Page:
Back in January, I told you about the lady in South Africa who was arrested for bilking casino players out of cash by telling them she could turn their luck around through some sort of bizarre hoodoo rituals. I remember wondering what kind of tricks she used, other than scoping the slot floors for people who look like they watch Jerry Springer.
Well, the court date came up for the lady—a self-described “clairvoyant”—so we have more details on the trickery she used to dupe some apparently brain-dead casino patrons of cash.
But first, another kind of magic: Slot-maker Bally Technologies held its annual Systems User Conference last month, an event that updates operators on the latest innovations the company is bringing to the slot floor.
As for me, being somewhat slow on the uptake of modern technology—for instance, I only recently discovered that clothes can be washed without pounding them on a stone by the river—I am particularly amazed by the new technology that comes out of this annual Bally event. I also make notes at every year’s conference on things I can subsequently lampoon in this column.
I’m sorry, Bally. It’s my job.
One of the things at the conference catching my attention was something they call “augmented reality.” The technology involves data superimposed on a video monitor or transparent screen—like the one used for “Google Glass,” those glasses that superimpose Google searches, text messages and other information right on the face of your glasses, so you can view it as you walk in front of a bus.
A lot of casinos have banned the glasses, because there’s an app that lets you take pictures by just winking. Casinos don’t like you taking pictures on the gaming floor—it’s a holdover from the old days, when no respectable person wanted to be seen gambling in mobster-run joints. (I remember people snapping pictures of me with Sam Giancana and having their cameras smashed… Good times…)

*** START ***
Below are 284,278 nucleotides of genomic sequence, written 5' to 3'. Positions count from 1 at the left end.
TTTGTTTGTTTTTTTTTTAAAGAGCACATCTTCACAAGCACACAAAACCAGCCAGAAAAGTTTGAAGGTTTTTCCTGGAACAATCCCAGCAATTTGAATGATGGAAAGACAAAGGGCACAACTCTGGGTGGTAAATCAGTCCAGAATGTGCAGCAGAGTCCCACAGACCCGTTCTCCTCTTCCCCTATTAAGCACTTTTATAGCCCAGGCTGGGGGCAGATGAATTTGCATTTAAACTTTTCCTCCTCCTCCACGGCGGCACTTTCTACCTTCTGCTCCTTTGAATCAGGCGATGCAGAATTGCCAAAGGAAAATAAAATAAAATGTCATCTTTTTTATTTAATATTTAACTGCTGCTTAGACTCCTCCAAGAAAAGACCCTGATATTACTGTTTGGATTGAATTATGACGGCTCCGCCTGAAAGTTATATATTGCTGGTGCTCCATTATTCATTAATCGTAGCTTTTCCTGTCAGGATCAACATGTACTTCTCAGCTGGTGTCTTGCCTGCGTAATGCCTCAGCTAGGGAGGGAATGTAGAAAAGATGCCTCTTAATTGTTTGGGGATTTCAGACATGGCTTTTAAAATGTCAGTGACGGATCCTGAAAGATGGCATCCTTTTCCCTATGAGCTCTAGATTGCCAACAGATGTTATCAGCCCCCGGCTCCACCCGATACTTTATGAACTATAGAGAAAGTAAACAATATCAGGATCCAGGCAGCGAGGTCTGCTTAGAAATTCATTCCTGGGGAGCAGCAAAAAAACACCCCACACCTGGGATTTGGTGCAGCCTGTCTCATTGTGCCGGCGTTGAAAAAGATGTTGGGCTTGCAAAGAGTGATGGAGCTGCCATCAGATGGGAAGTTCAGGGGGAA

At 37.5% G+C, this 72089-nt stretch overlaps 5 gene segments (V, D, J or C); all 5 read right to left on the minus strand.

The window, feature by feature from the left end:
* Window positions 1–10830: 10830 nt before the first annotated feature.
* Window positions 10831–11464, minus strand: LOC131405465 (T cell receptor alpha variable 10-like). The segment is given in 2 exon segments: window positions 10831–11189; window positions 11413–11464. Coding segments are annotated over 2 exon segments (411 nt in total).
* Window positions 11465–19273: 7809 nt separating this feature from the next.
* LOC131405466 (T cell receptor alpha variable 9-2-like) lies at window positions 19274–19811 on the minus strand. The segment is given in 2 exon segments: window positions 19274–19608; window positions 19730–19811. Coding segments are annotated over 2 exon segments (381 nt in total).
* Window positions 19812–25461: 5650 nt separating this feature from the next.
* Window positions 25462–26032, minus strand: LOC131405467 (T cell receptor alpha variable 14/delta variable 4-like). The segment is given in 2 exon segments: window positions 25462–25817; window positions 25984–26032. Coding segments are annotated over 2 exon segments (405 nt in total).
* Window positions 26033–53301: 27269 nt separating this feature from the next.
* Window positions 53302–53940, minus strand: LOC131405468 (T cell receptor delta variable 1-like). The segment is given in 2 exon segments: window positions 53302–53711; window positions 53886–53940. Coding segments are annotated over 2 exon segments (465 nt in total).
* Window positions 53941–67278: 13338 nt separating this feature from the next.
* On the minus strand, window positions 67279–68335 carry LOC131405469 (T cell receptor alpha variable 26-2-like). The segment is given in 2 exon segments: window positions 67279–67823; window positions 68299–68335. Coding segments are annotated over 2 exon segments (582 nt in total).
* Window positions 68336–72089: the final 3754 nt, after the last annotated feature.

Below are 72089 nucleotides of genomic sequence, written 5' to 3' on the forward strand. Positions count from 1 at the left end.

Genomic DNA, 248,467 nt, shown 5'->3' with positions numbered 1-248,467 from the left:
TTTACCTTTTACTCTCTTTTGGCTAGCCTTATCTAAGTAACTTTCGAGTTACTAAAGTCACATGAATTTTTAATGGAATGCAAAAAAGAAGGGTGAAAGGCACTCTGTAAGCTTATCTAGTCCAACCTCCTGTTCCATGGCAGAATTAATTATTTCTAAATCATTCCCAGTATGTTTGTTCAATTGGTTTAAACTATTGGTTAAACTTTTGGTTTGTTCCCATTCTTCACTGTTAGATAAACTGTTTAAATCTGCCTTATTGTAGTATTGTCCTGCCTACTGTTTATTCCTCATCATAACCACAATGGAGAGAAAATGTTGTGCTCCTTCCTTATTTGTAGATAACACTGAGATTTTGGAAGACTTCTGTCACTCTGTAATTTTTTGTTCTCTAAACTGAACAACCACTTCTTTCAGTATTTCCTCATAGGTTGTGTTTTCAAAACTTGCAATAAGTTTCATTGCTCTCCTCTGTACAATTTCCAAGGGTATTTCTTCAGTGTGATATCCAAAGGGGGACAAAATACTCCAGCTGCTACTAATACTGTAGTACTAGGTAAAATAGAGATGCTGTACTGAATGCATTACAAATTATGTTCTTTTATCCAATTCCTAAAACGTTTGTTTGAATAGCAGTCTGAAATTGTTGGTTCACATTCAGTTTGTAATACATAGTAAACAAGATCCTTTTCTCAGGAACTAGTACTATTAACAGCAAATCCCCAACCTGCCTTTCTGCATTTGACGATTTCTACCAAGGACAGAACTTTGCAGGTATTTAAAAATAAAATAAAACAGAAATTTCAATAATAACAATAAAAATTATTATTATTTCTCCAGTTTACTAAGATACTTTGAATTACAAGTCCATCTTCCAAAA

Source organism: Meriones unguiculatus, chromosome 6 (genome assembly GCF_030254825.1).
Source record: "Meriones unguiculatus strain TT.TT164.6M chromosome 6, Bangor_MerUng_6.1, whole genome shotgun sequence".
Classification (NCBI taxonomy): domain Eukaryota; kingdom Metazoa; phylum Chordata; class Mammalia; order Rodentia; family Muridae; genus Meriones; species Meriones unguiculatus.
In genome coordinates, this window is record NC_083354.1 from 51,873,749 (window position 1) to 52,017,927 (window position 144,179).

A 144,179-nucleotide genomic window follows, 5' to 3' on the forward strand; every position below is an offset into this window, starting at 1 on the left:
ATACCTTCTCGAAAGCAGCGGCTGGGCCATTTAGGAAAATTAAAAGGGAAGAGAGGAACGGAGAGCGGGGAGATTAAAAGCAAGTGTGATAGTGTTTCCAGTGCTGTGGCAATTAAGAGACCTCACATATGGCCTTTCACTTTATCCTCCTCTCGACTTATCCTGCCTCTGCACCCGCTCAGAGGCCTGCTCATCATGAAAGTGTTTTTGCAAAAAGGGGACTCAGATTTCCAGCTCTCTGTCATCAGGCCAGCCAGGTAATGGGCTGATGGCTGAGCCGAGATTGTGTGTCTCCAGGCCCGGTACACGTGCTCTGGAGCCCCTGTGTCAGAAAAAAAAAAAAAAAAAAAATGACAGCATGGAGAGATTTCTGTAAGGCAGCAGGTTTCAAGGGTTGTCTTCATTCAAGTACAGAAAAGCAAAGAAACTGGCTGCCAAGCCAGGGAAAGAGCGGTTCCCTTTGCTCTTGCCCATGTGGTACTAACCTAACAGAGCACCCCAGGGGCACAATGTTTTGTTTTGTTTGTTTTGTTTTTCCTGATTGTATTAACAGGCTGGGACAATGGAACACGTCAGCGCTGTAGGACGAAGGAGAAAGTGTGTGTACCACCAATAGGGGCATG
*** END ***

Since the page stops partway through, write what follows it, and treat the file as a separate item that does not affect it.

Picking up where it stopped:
But Bally is proposing a neat use of the technology by hosts and floor people: A jackpot is hit by a loyal customer, and it pops up on the host’s glasses. In the time it takes him to walk across the floor, the host can know the player’s history, and arrive at the machine to congratulate him with his favorite drink. If a known high-roller has been on a losing streak, it pops up and the host can go offer a free dinner, a suite upgrade or some other perk to calm the guy down—again, in the time it takes to walk across the floor.
That is, unless the host walks into a wall while viewing the data. Maybe the glasses can be equipped with air bags.
There were many other intriguing nuggets of info at the conference, but back to the trial of the South African hoodoo lady I wrote about in January. The woman, 34-year-old Nancy Shanelle Naidoo (“Hoodoo by Naidoo”), was expected to plead guilty to more than 50 charges of fraud after preying on customers’ superstition with “dark arts” to steal their money and jewelry.
According to court records, in exchange for cash and jewelry, Naidoo offered “good luck charms” that would fend off ancient demons responsible for bringing bad luck.
So, all this time, it was ancient demons that brought me bad luck in the casino. Who knew?
Ah, but warding off demons was only half of the prescription. She offered to bring players in contact with a “tokoloshe,” a mythical African spirit certain to bring luck at the roulette tables.
You know, I can never find a tokoloshe when I need one.
“Honey, I’m heading to the casino. Have you seen my tokoloshe?”
“He’s helping Junior with his homework.”
What is most incredible is that all this actually worked with customers to the tune of more than 2 million rand—more than $193,000—in money and valuables happily handed over to Hoodoo Naidoo. In addition to cash, they gave up bracelets, necklaces, watches, luxury perfumes from Gucci and other expensive items, all in the name of expelling demons and luring the tokoloshe.
Can you imagine this happening in a U.S. casino—like, say, Resorts World in New York City? She’d get clobbered with her own good luck charms. You think ancient demons are scary? New Yorkers regularly put their fists through slots when they lose, and then eat the shards of glass for breakfast.
I’d like to relate more about gaming and the dark arts, but I’m overdue at the casino. I’m meeting a clairvoyant at the Blazing 7s machine.
Now, where’s my tokoloshe?